(June 18, 2021) Although I don’t know of an effective black commentator who would support Confederate Memory, protection of Confederate memorials can be advanced by blacks who have criticisms of Black Lives Matter, Slavery Reparations, Affirmative Action, Critical Race Theory, and Identity Politics.
One example is twenty-five-year-old Coleman Hughes of the Manhattan Institute. After graduating from Newark Academy in 2014 as one of 114 Presidential Scholars nationwide, he next graduated from Columbia University. Forbes magazine identifies him as one of thirty people under age thirty that might become prominent American leaders. You can get acquainted with his work at the “Coleman Hughes” YouTube channel. I particularly recommend his April 8, 2021, interview with Desi-Rae Campbell who has her own “Just Thinking Out Loud with Desi-Rae” YouTube program.
Be advised, however, that Desi-Rae’s Jamaican accent sometimes left me confused about what she is saying, but Coleman expresses himself clearly and thought provokingly. Nonetheless, Desi-Rae is no dummy. She holds a B.A. in Biology from Bard College and has authored a book on crypto currencies. Consider watching “Why I Don’t Like Black Lives Matter” on her YouTube channel.
Desi-Rae is also a young black adult, but she grew up in Jamaica where nearly all the residents are black. After moving to America at age seventeen she was surprised that native-born blacks are obsessed with the legacy of slavery. By contrast, being black in Jamacia was just normal and did not confer any special victimhood privilege as American blacks regard as a virtual entitlement. Even though 42% of the African Slave trade was with the Caribbean and only 4% was with the United States, Jamaicans just don’t think much about slavery and its legacy.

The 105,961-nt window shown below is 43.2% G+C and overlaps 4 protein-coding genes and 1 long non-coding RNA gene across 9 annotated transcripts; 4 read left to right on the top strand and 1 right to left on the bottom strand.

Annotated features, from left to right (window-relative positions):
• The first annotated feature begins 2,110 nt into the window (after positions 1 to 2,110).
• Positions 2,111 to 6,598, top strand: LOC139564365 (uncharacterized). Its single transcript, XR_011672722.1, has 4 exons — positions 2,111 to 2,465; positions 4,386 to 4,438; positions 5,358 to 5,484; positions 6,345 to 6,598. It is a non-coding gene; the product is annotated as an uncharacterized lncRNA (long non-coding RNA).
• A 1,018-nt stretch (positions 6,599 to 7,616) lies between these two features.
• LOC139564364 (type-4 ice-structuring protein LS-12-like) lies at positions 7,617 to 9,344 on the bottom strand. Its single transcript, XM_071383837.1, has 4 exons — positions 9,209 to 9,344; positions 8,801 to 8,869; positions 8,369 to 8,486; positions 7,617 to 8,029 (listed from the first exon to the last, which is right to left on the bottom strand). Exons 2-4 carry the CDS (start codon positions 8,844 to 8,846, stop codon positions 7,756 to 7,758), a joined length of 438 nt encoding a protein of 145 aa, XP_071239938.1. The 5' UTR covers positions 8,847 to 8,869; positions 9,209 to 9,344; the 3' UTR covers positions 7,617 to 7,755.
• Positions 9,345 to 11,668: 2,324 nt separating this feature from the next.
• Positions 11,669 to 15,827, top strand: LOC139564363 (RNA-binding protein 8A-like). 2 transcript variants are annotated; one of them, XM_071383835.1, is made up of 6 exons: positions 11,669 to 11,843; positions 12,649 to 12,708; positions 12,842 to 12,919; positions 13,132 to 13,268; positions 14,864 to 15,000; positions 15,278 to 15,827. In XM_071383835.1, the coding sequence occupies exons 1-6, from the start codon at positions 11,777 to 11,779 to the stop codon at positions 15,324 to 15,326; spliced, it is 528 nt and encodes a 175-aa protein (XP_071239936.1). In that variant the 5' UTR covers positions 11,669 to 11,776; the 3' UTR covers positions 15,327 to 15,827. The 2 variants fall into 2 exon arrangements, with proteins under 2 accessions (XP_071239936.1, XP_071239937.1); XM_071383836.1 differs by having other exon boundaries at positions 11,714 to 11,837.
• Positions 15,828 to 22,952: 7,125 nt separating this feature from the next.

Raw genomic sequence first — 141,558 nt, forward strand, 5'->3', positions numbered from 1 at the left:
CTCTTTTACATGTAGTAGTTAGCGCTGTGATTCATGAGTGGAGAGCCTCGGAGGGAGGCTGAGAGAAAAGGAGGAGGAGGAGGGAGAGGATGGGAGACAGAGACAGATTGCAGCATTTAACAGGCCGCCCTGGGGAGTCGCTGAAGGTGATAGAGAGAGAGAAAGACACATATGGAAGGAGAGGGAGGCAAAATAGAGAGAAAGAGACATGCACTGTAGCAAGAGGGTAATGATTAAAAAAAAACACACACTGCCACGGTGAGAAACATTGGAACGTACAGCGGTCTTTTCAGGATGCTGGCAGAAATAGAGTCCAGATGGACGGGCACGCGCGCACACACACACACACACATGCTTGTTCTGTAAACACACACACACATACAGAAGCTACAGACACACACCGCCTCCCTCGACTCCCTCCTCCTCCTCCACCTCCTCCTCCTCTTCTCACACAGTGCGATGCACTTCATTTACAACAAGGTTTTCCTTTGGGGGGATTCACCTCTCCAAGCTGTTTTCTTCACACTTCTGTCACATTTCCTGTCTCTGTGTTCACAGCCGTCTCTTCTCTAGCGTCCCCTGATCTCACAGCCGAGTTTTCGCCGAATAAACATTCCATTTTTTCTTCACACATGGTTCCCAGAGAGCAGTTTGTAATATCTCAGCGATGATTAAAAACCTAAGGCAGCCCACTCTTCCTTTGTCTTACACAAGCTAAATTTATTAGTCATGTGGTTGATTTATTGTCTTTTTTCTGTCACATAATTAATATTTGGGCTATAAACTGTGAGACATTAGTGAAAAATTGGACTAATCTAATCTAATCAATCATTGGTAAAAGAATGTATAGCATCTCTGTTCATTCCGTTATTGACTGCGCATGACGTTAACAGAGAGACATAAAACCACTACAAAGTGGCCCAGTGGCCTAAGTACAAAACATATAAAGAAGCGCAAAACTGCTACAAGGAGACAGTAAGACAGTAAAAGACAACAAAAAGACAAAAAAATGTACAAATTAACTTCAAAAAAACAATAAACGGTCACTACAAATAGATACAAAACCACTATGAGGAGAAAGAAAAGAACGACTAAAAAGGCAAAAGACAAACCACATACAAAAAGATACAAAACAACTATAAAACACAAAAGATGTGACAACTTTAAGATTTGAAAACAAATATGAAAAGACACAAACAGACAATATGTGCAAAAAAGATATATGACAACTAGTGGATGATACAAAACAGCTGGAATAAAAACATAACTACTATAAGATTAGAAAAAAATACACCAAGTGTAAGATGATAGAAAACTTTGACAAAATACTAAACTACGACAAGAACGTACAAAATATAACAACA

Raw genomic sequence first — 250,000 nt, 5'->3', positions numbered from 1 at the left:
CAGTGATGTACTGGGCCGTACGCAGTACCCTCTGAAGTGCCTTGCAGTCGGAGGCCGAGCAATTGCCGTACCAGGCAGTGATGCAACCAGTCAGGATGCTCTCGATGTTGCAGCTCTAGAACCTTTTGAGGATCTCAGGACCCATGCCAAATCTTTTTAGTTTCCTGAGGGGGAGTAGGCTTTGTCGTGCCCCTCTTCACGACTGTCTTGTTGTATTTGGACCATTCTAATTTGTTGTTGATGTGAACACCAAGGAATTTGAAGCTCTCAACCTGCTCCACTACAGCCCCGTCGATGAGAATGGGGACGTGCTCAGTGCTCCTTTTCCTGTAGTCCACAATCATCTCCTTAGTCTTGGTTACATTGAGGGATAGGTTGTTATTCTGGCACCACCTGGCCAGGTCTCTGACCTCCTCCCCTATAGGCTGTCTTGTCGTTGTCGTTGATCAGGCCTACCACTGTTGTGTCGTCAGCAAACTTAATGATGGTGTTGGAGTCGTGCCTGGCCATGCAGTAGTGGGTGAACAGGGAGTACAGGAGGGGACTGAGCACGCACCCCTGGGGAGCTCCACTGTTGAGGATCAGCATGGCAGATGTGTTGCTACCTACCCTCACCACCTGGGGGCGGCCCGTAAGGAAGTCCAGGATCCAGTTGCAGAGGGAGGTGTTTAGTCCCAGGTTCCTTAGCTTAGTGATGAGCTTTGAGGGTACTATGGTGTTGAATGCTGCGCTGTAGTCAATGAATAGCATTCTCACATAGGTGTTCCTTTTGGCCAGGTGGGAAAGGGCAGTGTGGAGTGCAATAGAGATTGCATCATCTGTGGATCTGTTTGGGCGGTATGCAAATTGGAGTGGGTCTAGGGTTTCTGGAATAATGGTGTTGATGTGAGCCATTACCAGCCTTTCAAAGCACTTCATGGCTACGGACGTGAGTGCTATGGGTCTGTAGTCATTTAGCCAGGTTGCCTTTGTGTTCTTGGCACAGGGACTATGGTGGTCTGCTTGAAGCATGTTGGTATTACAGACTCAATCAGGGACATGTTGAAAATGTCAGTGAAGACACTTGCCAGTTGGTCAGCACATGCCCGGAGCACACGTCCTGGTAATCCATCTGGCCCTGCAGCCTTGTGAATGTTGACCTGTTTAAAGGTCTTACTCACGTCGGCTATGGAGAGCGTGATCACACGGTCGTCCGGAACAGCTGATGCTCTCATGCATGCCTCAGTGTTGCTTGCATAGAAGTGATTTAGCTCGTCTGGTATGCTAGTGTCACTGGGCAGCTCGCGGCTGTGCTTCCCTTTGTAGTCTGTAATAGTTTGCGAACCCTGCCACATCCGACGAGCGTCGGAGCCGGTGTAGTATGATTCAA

Additionally, islanders refer to mixed race Jamaicans merely as mixed. There’s no obsession concerning what races are mixed. Moreover, islanders with one white parent and one black parent gain no advantage by identifying with one race or the other. Coleman contrasts that with the arbitrary decision among similarly mixed-race Americans, such a Barak Obama, to identify as black. Desi-Rae says that would not happen in Jamaica. If born on the island, Barak would merely refer to himself as mixed because he would gain no advantage by identifying as black.
At one point during the interview Coleman is ruminating on the concept of White Privilege and concludes by asking Desi-Rae, “What do you think of the notion of White Privilege?” to which she responds, “I think it is a farce. . .”
As a young black man, Coleman might be a great college campus speaker capable of criticizing Critical Race Theory and similar dogmas presently gaining momentum in academia. I am aware of one alumni group that engaged another Manhattan Institute member to deliver a speech about the delusions of diversity obsession. That same group might wish to inquire at the institute about Coleman’s availability. While I don’t know what he might say about Confederate Memory and related issues, he can provide compelling criticisms of the divisive racial dogmas sweeping academia and the country at large.
Consider watching his Manhattan Institute video “The Parent-Led Challenge to Critical Race Theory.” It is available on YouTube as well as the Manhattan Institute website.